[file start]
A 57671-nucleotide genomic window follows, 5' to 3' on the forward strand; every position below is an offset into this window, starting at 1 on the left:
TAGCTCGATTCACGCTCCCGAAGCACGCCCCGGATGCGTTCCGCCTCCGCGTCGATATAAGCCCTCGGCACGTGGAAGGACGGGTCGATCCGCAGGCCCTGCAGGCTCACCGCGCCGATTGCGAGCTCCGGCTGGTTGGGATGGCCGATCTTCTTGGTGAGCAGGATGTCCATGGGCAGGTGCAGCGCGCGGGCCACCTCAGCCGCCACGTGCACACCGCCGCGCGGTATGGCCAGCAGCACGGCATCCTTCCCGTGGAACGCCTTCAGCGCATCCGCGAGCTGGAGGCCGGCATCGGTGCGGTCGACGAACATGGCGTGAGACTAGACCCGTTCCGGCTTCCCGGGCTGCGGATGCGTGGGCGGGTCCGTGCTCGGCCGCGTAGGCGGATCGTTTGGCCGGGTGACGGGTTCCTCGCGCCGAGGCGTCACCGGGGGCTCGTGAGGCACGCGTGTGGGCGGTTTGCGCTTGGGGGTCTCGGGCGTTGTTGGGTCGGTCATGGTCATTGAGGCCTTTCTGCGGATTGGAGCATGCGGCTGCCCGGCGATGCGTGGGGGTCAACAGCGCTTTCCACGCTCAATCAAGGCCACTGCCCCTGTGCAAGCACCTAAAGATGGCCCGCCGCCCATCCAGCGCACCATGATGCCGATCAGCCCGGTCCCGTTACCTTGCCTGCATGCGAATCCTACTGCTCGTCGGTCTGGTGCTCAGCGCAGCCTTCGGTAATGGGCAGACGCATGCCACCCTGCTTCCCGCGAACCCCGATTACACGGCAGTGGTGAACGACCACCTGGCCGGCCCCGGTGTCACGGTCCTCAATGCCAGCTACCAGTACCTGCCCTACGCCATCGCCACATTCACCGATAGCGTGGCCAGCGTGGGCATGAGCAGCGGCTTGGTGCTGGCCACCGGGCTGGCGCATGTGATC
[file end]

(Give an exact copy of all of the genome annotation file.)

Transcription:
A 57671-nucleotide genomic window follows, 5' to 3' on the forward strand; every position below is an offset into this window, starting at 1 on the left:
TAGCTCGATTCACGCTCCCGAAGCACGCCCCGGATGCGTTCCGCCTCCGCGTCGATATAAGCCCTCGGCACGTGGAAGGACGGGTCGATCCGCAGGCCCTGCAGGCTCACCGCGCCGATTGCGAGCTCCGGCTGGTTGGGATGGCCGATCTTCTTGGTGAGCAGGATGTCCATGGGCAGGTGCAGCGCGCGGGCCACCTCAGCCGCCACGTGCACACCGCCGCGCGGTATGGCCAGCAGCACGGCATCCTTCCCGTGGAACGCCTTCAGCGCATCCGCGAGCTGGAGGCCGGCATCGGTGCGGTCGACGAACATGGCGTGAGACTAGACCCGTTCCGGCTTCCCGGGCTGCGGATGCGTGGGCGGGTCCGTGCTCGGCCGCGTAGGCGGATCGTTTGGCCGGGTGACGGGTTCCTCGCGCCGAGGCGTCACCGGGGGCTCGTGAGGCACGCGTGTGGGCGGTTTGCGCTTGGGGGTCTCGGGCGTTGTTGGGTCGGTCATGGTCATTGAGGCCTTTCTGCGGATTGGAGCATGCGGCTGCCCGGCGATGCGTGGGGGTCAACAGCGCTTTCCACGCTCAATCAAGGCCACTGCCCCTGTGCAAGCACCTAAAGATGGCCCGCCGCCCATCCAGCGCACCATGATGCCGATCAGCCCGGTCCCGTTACCTTGCCTGCATGCGAATCCTACTGCTCGTCGGTCTGGTGCTCAGCGCAGCCTTCGGTAATGGGCAGACGCATGCCACCCTGCTTCCCGCGAACCCCGATTACACGGCAGTGGTGAACGACCACCTGGCCGGCCCCGGTGTCACGGTCCTCAATGCCAGCTACCAGTACCTGCCCTACGCCATCGCCACATTCACCGATAGCGTGGCCAGCGTGGGCATGAGCAGCGGCTTGGTGCTGGCCACCGGGCTGGCGCATGTGATC